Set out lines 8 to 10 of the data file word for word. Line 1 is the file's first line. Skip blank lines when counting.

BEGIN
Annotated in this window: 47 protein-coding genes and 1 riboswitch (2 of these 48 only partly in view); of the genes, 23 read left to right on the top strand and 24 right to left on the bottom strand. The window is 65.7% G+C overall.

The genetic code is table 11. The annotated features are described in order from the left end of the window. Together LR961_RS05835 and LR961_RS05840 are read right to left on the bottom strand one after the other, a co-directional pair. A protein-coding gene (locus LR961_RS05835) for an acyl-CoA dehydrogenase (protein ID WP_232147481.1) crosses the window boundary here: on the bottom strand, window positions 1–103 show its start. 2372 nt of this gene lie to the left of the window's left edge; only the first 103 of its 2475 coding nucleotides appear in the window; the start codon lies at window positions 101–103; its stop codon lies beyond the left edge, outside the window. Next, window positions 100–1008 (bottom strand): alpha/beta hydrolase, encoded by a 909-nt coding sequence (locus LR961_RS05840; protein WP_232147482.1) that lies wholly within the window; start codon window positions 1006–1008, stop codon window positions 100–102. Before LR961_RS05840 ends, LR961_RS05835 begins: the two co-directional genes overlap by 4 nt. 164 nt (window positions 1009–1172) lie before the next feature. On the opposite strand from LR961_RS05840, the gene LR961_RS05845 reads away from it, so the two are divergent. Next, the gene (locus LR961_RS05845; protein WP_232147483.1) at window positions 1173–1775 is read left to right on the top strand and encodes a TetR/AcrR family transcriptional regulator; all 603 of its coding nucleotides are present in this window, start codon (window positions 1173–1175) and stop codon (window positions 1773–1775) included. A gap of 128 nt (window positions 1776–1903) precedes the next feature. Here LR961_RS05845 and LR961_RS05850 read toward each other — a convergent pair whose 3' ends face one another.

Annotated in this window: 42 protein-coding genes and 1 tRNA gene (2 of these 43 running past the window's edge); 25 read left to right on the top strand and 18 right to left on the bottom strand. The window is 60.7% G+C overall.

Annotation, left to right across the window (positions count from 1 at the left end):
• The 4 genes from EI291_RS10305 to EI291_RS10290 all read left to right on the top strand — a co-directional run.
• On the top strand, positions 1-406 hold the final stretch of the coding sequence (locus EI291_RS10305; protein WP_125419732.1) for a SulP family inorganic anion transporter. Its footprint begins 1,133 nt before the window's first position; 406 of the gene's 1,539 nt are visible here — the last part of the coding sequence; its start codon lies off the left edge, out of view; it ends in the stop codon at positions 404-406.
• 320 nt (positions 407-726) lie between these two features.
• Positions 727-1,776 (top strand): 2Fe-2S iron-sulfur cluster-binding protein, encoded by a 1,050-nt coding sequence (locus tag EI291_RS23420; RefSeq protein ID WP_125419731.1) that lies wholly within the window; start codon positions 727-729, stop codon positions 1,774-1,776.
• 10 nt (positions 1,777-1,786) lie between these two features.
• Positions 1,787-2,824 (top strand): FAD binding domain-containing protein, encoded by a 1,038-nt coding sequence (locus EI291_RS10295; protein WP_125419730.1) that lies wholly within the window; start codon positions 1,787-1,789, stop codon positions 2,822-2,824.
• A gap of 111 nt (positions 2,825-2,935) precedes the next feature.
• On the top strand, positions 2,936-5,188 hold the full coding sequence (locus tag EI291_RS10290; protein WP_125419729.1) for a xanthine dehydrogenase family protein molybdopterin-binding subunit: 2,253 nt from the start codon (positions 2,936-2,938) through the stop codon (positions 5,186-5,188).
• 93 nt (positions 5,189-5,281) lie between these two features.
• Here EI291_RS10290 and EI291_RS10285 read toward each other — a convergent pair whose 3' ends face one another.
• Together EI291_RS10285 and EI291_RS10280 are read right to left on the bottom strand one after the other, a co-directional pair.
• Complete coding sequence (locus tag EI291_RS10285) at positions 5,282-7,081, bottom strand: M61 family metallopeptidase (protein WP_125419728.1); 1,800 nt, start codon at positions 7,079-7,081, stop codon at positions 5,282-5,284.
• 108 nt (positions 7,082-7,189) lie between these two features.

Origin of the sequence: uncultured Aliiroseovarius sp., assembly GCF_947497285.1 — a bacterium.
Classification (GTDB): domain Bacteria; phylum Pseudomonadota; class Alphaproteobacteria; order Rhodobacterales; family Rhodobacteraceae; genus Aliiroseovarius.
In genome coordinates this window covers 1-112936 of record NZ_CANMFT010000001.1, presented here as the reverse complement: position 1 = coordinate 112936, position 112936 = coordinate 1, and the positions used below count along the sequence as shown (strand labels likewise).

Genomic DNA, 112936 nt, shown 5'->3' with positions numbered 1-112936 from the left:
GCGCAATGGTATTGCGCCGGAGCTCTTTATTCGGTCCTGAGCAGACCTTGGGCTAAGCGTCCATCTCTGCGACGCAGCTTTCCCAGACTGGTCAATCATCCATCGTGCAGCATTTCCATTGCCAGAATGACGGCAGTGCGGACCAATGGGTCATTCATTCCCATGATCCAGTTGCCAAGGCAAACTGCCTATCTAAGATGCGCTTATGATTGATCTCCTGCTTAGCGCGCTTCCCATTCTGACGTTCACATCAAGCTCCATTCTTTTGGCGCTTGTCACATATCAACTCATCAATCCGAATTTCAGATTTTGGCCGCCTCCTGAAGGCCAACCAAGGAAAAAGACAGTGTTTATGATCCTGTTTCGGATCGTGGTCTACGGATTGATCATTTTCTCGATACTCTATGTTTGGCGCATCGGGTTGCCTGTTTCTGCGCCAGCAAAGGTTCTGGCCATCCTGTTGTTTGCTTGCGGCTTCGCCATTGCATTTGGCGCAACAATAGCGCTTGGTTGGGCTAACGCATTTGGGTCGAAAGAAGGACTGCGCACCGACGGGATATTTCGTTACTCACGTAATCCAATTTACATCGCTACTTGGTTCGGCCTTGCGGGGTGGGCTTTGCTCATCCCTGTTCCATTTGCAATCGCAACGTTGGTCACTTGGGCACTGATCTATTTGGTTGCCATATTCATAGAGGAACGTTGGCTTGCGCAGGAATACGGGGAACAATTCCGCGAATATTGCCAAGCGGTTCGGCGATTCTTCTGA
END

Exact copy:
• Positions 727-1,776 (top strand): 2Fe-2S iron-sulfur cluster-binding protein, encoded by a 1,050-nt coding sequence (locus tag EI291_RS23420; RefSeq protein ID WP_125419731.1) that lies wholly within the window; start codon positions 727-729, stop codon positions 1,774-1,776.
• 10 nt (positions 1,777-1,786) lie between these two features.
• Positions 1,787-2,824 (top strand): FAD binding domain-containing protein, encoded by a 1,038-nt coding sequence (locus EI291_RS10295; protein WP_125419730.1) that lies wholly within the window; start codon positions 1,787-1,789, stop codon positions 2,822-2,824.